Expert Topic The Great Disappearing Bottle

Cans were the laughingstock of craft beer until they weren’t. Long gone are the days where beer cans signified cheapness or a lack of product quality. Once relegated to the world of flavorless, macro lager, cans now signal to consumers cool, fun, and engaging products. With the rise of canned craft beer, however, there is one obvious loser: the once ubiquitous bottle.

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For a long time, craft brewers derided the use of cans. Boston Beer Company famously refused to put its beer in cans, even going so far in 2005 to release a Beer Drinker’s Bill of Rights. Number six on that list: Beer shall be offered in bottles, not cans, so that no brew is jeopardized with the taste of metal. By 2013, the company changed its tune and released its flagship Boston Lager in cans for the first time.

As brewers’ concerns over BPA, contact with the metal surface, and other issues subsided or were otherwise addressed, and as the number of brewers grew rapidly, many new entrants harbored no such concerns about cans. They bought less expensive canning lines and preferred to manage the less heavy and less breakable packaging option. And then smaller craft brewers realized that tall 16-ounce cans provided a new canvas for art promoting their brands and were easily portable, and then revolution was set.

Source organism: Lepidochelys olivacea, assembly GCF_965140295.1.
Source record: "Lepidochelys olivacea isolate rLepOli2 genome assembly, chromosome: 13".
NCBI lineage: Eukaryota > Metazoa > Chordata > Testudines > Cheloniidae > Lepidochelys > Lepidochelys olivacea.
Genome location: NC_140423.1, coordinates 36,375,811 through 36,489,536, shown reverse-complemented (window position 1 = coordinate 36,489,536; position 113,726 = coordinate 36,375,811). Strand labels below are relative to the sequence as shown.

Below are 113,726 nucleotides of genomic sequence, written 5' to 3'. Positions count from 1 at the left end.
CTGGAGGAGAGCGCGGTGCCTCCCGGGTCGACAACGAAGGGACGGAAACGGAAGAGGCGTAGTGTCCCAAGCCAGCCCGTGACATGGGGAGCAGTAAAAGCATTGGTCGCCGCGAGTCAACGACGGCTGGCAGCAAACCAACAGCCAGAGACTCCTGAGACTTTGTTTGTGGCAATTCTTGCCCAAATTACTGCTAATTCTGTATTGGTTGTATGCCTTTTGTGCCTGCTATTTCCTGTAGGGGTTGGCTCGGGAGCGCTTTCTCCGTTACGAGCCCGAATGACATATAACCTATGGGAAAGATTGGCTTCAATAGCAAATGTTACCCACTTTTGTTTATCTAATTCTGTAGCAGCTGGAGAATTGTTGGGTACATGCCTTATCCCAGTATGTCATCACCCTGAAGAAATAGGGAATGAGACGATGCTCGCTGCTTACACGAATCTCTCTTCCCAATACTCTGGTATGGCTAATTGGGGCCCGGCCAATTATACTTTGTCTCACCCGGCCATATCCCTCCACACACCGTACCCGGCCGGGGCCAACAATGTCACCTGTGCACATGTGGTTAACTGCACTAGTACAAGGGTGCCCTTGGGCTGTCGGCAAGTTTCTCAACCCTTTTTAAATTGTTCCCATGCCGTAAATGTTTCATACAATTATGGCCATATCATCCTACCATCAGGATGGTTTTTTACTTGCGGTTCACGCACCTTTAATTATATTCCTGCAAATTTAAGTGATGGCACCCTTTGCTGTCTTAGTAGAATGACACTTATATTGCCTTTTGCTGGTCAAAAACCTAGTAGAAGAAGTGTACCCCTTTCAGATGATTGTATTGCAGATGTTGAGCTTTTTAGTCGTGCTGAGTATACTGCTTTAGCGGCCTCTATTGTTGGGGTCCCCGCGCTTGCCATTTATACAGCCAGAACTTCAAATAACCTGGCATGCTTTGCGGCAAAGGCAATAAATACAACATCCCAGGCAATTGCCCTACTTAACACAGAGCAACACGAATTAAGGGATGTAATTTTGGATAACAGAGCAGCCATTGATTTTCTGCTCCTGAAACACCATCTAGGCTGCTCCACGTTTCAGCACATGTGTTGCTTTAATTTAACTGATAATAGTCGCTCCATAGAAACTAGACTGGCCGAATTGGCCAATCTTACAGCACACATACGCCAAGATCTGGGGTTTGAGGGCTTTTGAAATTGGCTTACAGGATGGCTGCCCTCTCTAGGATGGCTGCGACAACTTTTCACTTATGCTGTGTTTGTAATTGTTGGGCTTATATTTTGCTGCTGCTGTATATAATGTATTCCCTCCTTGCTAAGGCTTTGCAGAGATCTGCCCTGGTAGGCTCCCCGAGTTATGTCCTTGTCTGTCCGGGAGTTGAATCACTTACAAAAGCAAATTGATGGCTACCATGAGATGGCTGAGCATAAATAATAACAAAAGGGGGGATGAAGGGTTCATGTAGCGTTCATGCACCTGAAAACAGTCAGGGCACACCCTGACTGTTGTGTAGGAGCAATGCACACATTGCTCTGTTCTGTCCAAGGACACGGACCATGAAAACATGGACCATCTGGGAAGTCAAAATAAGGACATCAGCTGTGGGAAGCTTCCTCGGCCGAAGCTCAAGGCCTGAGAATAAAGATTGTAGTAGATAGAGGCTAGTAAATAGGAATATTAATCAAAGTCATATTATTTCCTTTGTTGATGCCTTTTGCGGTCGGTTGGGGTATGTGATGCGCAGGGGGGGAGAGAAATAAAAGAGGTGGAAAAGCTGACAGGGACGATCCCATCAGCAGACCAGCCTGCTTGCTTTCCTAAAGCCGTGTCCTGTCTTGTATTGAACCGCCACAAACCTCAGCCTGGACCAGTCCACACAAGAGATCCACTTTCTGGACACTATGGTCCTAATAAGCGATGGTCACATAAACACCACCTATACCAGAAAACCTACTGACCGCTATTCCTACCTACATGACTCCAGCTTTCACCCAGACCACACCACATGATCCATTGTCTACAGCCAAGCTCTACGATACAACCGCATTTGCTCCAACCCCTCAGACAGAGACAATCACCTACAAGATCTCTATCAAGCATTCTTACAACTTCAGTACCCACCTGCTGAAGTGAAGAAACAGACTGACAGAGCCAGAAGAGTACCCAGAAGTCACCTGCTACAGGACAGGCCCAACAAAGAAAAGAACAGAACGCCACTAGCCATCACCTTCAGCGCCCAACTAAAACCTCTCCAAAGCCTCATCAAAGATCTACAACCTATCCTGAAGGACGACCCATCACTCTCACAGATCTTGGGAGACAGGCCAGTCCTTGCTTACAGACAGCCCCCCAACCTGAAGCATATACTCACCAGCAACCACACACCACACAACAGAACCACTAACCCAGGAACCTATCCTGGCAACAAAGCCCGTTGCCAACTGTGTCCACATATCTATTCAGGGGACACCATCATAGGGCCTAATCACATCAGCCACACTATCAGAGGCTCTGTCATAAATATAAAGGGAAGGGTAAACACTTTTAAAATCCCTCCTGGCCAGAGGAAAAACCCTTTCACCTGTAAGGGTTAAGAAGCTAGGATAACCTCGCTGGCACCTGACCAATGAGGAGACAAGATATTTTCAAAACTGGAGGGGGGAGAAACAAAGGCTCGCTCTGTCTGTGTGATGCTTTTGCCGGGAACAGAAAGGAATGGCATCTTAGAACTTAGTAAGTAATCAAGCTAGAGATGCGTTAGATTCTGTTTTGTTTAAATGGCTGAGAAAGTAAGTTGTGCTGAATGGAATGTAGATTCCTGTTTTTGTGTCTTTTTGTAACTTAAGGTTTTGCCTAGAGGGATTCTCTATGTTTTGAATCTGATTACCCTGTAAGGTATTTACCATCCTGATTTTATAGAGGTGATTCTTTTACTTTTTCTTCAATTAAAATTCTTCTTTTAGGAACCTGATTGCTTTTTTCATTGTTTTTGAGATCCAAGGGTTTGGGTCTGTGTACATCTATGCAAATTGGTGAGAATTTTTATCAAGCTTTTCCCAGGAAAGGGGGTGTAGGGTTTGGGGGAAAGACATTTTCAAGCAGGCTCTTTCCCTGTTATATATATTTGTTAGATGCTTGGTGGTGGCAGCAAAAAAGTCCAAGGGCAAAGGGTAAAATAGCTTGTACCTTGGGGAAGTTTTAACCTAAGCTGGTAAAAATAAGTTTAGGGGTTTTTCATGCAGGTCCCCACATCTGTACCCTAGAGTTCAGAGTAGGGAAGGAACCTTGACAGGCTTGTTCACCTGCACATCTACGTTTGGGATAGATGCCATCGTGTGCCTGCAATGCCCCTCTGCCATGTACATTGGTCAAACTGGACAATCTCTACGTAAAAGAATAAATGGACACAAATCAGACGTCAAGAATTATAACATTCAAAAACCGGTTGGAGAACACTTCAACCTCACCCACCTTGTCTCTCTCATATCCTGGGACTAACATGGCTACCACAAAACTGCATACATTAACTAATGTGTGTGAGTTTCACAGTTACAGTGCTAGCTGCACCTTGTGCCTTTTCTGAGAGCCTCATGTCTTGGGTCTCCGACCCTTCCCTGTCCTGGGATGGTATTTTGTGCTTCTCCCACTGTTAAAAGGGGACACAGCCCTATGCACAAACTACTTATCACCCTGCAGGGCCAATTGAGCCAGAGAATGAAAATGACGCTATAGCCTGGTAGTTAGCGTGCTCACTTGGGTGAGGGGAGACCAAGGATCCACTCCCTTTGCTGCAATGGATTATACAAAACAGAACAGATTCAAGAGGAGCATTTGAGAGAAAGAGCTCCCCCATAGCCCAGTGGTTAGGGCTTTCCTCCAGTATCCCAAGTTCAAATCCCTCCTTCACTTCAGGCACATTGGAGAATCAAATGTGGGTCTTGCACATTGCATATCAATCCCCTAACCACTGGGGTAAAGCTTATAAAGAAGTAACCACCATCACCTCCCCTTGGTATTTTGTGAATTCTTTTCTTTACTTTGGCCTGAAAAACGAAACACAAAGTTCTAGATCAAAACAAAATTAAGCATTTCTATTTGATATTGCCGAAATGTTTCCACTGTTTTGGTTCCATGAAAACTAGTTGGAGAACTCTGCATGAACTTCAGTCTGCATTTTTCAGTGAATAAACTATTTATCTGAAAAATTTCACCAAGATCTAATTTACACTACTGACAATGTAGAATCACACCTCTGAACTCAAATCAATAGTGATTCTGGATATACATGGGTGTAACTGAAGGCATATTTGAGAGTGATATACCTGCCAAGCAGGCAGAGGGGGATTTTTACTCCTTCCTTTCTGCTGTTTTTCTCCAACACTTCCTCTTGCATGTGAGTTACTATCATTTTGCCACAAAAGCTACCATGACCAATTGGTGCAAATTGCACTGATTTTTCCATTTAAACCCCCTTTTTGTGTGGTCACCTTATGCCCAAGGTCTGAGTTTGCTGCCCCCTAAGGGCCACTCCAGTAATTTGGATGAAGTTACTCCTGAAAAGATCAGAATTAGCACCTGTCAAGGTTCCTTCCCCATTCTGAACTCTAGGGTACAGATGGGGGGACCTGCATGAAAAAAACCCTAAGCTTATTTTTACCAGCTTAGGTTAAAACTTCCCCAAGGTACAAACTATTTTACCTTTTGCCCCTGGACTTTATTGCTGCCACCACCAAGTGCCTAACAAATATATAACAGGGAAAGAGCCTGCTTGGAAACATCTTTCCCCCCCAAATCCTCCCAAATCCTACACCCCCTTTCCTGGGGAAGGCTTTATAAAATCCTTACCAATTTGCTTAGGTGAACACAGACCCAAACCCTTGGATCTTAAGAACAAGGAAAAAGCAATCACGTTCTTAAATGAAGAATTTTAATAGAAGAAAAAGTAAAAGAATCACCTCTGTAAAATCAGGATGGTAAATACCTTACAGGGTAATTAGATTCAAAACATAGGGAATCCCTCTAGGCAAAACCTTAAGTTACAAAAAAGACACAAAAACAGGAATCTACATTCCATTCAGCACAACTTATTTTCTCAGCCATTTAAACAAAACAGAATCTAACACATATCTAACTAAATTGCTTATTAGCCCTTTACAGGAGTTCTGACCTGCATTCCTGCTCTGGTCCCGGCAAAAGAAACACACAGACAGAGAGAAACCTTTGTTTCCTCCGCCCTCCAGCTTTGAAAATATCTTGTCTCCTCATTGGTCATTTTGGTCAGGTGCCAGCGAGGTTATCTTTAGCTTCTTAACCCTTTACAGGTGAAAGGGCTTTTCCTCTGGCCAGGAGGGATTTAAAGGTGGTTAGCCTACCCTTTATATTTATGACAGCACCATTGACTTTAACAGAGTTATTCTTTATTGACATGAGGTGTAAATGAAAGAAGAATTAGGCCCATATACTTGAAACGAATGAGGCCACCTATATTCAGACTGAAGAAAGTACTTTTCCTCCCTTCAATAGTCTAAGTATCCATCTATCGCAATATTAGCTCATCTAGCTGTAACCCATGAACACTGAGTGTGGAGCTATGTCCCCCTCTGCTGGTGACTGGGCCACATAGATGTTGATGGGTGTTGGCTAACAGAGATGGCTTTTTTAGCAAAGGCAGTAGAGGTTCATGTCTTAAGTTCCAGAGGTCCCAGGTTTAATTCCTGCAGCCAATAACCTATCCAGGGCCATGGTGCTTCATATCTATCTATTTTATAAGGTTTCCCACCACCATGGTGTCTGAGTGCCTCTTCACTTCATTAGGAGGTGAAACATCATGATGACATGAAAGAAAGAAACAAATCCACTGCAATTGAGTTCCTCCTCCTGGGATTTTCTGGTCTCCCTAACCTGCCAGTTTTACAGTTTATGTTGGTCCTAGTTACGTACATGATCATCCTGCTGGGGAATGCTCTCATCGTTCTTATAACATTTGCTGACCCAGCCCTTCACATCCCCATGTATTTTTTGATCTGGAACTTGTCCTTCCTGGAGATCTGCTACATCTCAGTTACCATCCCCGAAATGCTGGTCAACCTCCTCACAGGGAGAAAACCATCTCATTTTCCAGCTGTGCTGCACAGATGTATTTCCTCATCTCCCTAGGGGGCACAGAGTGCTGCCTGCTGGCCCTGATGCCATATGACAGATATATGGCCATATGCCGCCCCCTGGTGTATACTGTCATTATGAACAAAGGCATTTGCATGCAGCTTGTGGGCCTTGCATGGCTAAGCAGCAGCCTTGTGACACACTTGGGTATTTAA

In 2014, the Brewers Association (BA) reported that in its craft-defined demographic, bottles accounted for 86-percent of packaged products, with cans comprising just 14-percent. From that point on, bottles started to slide while can use increased. By 2016, packaged beer numbers started to slide as tap rooms became more popular. That year bottles accounted for 75-percent of packaged products, with cans nearly hitting 25-percent. Two years later, bottles slid to just under 60-percent, with cans at 40-percent.